Before Nicholas Wolber passed away, he had a major goal — to create a nonprofit that would help children and their families who are experiencing the stresses of cancer.
Wolber was diagnosed with Synovial Sarcoma — a rare form of soft tissue childhood cancer — in December 2005 at the age of 22.
After going through chemotherapy and radiation he lived his life for almost five years cancer free, unfortunately returning in his chest with a fatal diagnosis.
But according to his mother, Anna, Nick knew he wanted to create an organization that would help the children he met while staying at Cohen’s Children’s Hospital.
“He was always in the children’s ward,” she said. “He was the big brother and loved the kids there.”
Anna said that before he died, he raised money, planned and got everything together to establish “Support The Kid,” a completely volunteer-based nonprofit where money goes directly to families in need.
“He wanted the money to go directly to the families,” she said. “They can use it for travel or whatever is not covered by insurance … We know what they’re going through.”
Wolber passed surrounded by loved ones in 2011 at the age of 28, but luckily was able to see the organization come to fruition officially in 2010.
The first year, they hosted what would become an annual fundraiser where people could gather, eat, drink and buy raffle tickets for different baskets.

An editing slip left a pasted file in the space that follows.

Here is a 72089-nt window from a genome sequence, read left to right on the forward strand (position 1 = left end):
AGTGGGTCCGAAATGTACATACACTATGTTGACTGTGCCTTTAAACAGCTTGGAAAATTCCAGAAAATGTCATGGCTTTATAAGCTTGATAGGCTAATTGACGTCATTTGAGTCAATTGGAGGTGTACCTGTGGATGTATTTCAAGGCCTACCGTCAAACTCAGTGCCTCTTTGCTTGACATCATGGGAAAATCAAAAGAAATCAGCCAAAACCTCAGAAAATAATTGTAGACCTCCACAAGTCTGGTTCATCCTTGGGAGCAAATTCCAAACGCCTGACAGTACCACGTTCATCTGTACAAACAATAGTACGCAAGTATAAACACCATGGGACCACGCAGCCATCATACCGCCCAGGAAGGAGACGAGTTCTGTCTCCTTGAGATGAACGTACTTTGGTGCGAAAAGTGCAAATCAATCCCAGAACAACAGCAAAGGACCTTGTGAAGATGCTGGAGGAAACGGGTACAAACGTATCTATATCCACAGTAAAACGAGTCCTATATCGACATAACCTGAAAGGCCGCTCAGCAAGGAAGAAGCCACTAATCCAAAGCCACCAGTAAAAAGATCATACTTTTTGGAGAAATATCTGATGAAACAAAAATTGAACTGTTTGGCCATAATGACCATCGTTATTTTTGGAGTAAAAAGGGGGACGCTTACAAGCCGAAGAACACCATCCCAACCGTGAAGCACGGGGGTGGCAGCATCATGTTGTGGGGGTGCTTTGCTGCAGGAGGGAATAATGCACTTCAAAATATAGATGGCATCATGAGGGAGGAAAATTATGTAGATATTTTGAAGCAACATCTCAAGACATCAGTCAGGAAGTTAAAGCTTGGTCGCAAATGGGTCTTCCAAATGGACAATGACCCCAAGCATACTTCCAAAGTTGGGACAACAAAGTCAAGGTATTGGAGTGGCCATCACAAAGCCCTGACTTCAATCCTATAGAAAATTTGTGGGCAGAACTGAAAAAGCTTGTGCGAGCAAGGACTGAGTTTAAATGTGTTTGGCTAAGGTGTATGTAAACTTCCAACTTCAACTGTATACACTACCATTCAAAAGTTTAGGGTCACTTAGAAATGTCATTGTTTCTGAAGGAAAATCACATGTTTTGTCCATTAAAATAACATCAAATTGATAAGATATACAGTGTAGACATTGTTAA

“He was there at the first one,” Anna said. “It was good — He got to see it and he knew everything was going to be okay.”
The 11th annual Support The Kid Founder’s Event fundraiser will be held this week on Thursday, Dec. 2 at 7 p.m. People are welcomed at Miller’s Ale House in Lake Grove to raise funds and help those suffering from cancer.
According to Support The Kid, since its inception, the nonprofit has donated over $700,000 to more than 180 children across the country. Originally founded here in Port Jefferson Station, they now have teams in New York, California, Oklahoma and Texas spreading the word.
Thursday’s event will be the first fundraiser in-person for the group since the start of the COVID-19 pandemic.
Anna said that she knows her son is looking down smiling at what his family has accomplished in his name for others.
“I think he’s very happy,” she said.